According to the study, it may be more advisable to consume probiotics which are a regular and essential part of the diet, rather than using probiotic supplements to treat a deficiency condition.

Dr. Mary Sanders, a co-author of the paper, stated, “Currently, food guides around the world do not recommend a daily intake of live microbes.

Although continual doses of live microbes may not be critical for our survival, by ignoring them we may be missing out on an important opportunity to support the health of different populations.”

Are probiotics safe?

Probiotics are generally safe for use in individuals with a healthy immune system.

However, probiotics can cause side effects, including stomach upsets, diarrhea, and bloating.

They can also trigger an allergic reaction. You should avoid taking probiotic supplements if you have any immune system problems, or if you are suffering from a critical illness.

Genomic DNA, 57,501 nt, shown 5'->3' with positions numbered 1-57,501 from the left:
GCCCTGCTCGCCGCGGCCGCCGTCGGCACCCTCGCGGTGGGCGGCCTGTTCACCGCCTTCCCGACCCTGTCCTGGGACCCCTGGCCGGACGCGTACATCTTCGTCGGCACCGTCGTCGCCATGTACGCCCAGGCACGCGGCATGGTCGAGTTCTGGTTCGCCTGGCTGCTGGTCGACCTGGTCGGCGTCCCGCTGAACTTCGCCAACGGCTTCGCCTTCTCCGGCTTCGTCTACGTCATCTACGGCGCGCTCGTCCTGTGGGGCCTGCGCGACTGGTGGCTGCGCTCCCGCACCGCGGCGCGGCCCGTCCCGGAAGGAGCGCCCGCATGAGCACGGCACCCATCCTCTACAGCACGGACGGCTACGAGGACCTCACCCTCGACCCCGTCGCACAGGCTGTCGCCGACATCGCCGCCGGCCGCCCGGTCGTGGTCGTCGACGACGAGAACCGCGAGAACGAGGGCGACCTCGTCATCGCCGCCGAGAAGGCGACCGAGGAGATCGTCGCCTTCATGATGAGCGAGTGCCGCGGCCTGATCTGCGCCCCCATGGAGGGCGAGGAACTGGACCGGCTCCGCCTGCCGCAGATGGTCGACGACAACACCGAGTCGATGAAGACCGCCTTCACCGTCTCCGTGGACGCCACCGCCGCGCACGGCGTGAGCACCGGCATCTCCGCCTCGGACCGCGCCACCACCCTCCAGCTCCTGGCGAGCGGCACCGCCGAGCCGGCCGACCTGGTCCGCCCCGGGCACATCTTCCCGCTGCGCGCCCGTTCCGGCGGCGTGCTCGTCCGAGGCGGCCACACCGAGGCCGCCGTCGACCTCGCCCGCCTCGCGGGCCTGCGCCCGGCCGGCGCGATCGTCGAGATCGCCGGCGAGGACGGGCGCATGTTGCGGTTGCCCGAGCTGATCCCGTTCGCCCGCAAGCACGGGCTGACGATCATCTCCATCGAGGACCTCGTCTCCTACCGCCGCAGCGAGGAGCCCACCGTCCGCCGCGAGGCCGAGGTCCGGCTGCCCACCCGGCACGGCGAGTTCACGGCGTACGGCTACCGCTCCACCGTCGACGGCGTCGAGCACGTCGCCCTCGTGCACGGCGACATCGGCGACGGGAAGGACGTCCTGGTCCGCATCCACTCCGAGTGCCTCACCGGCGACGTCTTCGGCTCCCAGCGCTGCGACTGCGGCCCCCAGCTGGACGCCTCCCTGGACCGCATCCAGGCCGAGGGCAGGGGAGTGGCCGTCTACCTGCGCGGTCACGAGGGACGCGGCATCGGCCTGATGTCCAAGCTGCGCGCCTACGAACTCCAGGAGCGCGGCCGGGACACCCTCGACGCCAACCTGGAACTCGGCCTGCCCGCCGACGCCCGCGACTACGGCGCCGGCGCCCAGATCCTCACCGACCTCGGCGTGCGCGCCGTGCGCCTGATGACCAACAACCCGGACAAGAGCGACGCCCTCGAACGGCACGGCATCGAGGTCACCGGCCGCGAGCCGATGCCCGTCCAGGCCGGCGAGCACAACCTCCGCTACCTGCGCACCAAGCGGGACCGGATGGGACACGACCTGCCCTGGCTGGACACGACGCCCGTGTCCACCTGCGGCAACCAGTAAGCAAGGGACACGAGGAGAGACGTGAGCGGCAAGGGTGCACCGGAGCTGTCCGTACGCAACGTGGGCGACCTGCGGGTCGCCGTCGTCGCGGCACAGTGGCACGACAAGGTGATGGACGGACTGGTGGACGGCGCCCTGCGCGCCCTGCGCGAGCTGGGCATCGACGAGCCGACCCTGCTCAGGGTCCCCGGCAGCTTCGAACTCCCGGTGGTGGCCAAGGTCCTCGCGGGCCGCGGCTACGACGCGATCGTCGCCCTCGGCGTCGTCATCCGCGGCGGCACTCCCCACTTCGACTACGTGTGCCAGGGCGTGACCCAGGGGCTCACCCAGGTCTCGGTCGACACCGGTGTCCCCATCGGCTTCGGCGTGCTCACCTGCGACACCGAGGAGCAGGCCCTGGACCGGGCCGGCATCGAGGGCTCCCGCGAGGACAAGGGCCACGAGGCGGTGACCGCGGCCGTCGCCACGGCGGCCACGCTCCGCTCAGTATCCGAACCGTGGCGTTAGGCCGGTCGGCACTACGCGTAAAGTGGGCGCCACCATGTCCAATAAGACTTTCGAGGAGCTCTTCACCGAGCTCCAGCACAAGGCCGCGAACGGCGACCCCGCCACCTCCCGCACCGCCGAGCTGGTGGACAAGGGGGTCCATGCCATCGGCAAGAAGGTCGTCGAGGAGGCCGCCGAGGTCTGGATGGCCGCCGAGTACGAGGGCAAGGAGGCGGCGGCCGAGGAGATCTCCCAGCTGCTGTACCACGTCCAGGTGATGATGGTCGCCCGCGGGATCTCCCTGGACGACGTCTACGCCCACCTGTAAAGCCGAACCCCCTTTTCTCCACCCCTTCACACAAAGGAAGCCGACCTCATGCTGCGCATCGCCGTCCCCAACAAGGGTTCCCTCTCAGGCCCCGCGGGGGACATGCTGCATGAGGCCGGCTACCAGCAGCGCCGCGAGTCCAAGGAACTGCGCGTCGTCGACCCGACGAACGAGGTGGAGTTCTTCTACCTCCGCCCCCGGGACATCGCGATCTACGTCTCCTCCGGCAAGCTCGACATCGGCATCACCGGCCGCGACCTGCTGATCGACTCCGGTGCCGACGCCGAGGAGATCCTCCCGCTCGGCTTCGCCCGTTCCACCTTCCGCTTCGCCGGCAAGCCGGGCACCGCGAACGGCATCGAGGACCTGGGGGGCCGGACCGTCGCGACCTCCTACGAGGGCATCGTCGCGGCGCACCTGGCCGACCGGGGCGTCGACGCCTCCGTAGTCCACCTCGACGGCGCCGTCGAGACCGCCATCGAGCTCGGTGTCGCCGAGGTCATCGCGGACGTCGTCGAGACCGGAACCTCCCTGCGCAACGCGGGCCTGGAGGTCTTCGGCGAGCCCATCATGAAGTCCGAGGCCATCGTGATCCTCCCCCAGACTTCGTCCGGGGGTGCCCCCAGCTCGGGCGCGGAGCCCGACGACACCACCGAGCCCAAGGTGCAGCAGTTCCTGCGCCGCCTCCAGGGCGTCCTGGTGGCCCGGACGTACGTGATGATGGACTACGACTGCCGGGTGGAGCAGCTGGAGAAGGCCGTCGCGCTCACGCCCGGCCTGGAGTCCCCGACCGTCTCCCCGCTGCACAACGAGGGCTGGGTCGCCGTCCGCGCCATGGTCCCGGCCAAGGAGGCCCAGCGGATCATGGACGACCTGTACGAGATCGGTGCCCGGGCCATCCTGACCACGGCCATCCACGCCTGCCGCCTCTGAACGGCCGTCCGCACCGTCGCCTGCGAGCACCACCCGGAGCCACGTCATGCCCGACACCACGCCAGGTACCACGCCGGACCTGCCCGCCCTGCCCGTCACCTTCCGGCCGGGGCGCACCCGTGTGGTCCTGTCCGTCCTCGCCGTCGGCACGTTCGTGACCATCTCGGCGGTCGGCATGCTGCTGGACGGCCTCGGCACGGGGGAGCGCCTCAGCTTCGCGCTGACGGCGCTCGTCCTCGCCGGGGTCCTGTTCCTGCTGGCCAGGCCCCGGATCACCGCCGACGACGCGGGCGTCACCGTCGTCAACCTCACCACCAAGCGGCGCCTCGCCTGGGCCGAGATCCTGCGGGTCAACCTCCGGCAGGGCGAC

Always consult your doctor before taking probiotics or any type of supplements, to make sure they are safe for you.

Although taking probiotic supplements daily may not be necessary, it is important to remember to include probiotic foods, such as yogurt, in your diet.

Talk to your doctor to find out which probiotic strain would be most beneficial for your particular needs.

Written by Albina Babu, MSc


Marco, M.L., et al. (2020). Should there be a recommended daily intake of microbes? The Journal of Nutrition, 150(12), pp.3061-3067.

Can we improve our health with doses of safe, live microbes on a daily basis? (2020). EurekAlert! Retrieved from:

Image by jorono from Pixabay



Please enter your comment!
Please enter your name here

Latest News and Articles


Stay Connected

Article of the month

Vitamin D as an Anti Colorectal Cancer Agent in 2024 – a Review of the Evidence

Vitamin D has a protective effect against colorectal cancer, but it is patient and population dependent.According to the WHO, colorectal cancer (CRC) is the...

Joke Of The Day- June 13

After 20 hours in delivery, a woman changes her mind and decides to go home. Doctor: This is the first time I have seen a...


error: Content is read-only and copy-protected.